A qualitative evaluation of compliance to prescribing guidelines in public health care facilities in Namibia

Niaz, Qamar and Godman, Brian and Campbell, Stephen and Kibuule, Dan (2019) A qualitative evaluation of compliance to prescribing guidelines in public health care facilities in Namibia. In: EuroDURG 2020, 2020-03-03 - 2020-03-07. (In Press)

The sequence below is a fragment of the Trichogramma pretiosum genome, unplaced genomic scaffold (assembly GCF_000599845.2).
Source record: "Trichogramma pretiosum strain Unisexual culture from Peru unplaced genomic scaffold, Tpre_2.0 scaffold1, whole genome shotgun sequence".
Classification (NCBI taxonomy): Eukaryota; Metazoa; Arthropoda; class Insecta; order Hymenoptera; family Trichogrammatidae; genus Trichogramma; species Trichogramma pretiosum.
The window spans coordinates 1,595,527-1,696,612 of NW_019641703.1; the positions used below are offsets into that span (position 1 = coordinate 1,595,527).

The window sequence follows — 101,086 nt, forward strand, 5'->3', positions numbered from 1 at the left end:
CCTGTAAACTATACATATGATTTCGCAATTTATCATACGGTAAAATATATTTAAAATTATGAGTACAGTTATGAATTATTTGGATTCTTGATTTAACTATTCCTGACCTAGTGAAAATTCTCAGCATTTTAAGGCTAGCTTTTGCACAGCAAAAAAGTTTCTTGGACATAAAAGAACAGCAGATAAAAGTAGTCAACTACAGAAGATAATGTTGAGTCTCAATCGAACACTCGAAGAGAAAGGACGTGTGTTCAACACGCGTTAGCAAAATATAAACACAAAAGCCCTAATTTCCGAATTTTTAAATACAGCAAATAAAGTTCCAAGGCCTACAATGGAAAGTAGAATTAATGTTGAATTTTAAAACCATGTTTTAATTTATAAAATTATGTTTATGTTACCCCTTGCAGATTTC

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Background: The World Health Organisation estimates that over 50% medicines are prescribed inappropriately and the main driver of antimicrobial resistance globally. There have only been a limited number of studies evaluating prescribing patterns in Namibia as the country strives to continue to provide comprehensive healthcare; majority using quantitative methods. Consequently, there is a need to address this. The objective is to evaluate prescribing practices among public health care facilities in Namibia to provide future guidance. Methods: A mixed methods medicines use evaluation was conducted to assess compliance to guidelines. Qualitative methods used to evaluate factors and practices associated with prescribing at three levels of health care, i.e. hospital, health centre and clinic. Main outcome measures for the quantitative study were compliance to current standard treatment guidelines (STGs),85% compliance to STGs is considered acceptable. Results: Of the 1,243 prescriptions, 73% complied with the STGs and 69% had an antibiotic. Of the 3759 medicines (mean of 3.0±1.1 per prescription) prescribed, 64% had generic names. 94.6% of prescribers were aware and had access to STGs for reference purposes, with 82% reporting easy to use NSTG. Main thematic factors driving compliance to therapeutic guidance were programmatic, that is access to up-to date objective guidelines, continued education on their use, and ease of referencing using an index. Lack of systems to regulate noncompliance impacted on their use. Conclusion: Given concerns with adherence to guidelines, lack of INN prescribing and high use of antibiotics, a prescribing performance management system should be introduced in Namibia to improve prescribing. This will be monitored.